Opening Small Spaces

Christopher Kloth kloth at
Tue Dec 15 12:34:17 PST 1998

Peg, Thanks for the good question. And Buzz, thanks for reminding me where Marv
learned about soak time.  Here are a few more of my own thoughts:

Peg Holman wrote:

> Recently, with several potential clients where I've mentioned OS, I've heard,
> "oh, we did that awhile ago and it didn't work."  When I dig a little deeper,
> what I frequently find is that people spent a few hours in a larger meeting in
> "open space."

This calls to mind Merrylyn Emery's concern from Participative Design for
Participative Democracy. She refers to the haxards of "mixed mode" which she means mixing a self organizing, democratic
intervention with a traditionally facilitated, managed and structured by the
facilitator intervention.  There is imbedded in the "mixed mode" experience of
the participants a number of mixed messages about power and control that
traditional facilitators consciuosly or, more often, uncosciously collude with
traditional managers to create.  Mixed mode events create client dissatisfaction
that the rest of us must later address when clients say saincerely, "We tried
that, it didn't work."  If you truly trust the process and believe in and
understand the priciples and values that support it,

> And yet there are many stories of small spaces working well and making a
> difference.  I have heard most of those stories from practitioners.  Most of
> the stories I hear of OS "not working"  come from potential clients, often
> describing small spaces.

I am always intrigued when I here that clients report different outcomes that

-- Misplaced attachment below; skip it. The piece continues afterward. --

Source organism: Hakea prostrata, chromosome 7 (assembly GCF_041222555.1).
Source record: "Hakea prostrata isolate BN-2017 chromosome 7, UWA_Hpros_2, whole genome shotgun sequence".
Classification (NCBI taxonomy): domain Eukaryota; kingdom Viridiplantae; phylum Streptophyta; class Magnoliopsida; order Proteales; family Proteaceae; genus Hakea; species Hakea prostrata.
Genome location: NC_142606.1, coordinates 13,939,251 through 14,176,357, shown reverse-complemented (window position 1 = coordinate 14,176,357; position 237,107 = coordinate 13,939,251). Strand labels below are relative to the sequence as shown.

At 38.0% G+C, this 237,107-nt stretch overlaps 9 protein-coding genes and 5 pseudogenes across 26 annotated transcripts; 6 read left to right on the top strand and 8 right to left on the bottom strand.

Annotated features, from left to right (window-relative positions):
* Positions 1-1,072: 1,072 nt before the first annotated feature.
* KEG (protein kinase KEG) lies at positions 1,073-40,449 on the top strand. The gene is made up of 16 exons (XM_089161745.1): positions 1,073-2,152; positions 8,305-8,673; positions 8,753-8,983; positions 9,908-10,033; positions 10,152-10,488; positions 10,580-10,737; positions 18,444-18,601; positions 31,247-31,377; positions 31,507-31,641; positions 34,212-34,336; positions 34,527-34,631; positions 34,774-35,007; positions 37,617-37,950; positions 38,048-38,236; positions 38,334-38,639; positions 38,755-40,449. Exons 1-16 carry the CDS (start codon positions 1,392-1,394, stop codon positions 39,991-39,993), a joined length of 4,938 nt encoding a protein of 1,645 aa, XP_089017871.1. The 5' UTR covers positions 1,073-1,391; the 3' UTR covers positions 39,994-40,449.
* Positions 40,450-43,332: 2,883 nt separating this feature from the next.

the consultants.  I hope we pay close attention when they contradict each
other.  When I have had clients express these concerns I usually find that I
failed to do sufficient prework to understand what they needed or wanted or did
an insufficient job preparing them for what to expect.  Most often I find that I
did not push back hard enough to test how truly willing and able they were to
embrace the "letting go."  They really believed they were willing and able until
they got into the middle of it.

> So, I wonder what makes the difference in opening small spaces.  Is it the
> resonance of the theme?  The "tightness" or "looseness" of the community?
> The context in which the space is being opened?

I do believe there are times when the principles of open space seem to work in a
shorter time frame.  My experience is that this is most common when there has
been prior experience with a two day open space or, as I found in a recent
expereience with the Fetzer Institute, experience with deeper dialogue, such as
Bohmian Dialogue.

However, in one very volitile setting involving a group of community based
agencies with major law suits pending against the state agency from which they
derived most of their funding, accepting their legitimate interdependence around
responding to an external threat to both groups from the "Feds" allowed them to
embrace letting go sooner than I would ever have imagined possible.  For me the
key to achieving, in a short period of time, any authentic, deep, productive
connection in open space or other forms of deep dialogue is acceptance of
interdependence on something of value.

I look forward to reading other perspectives on this.

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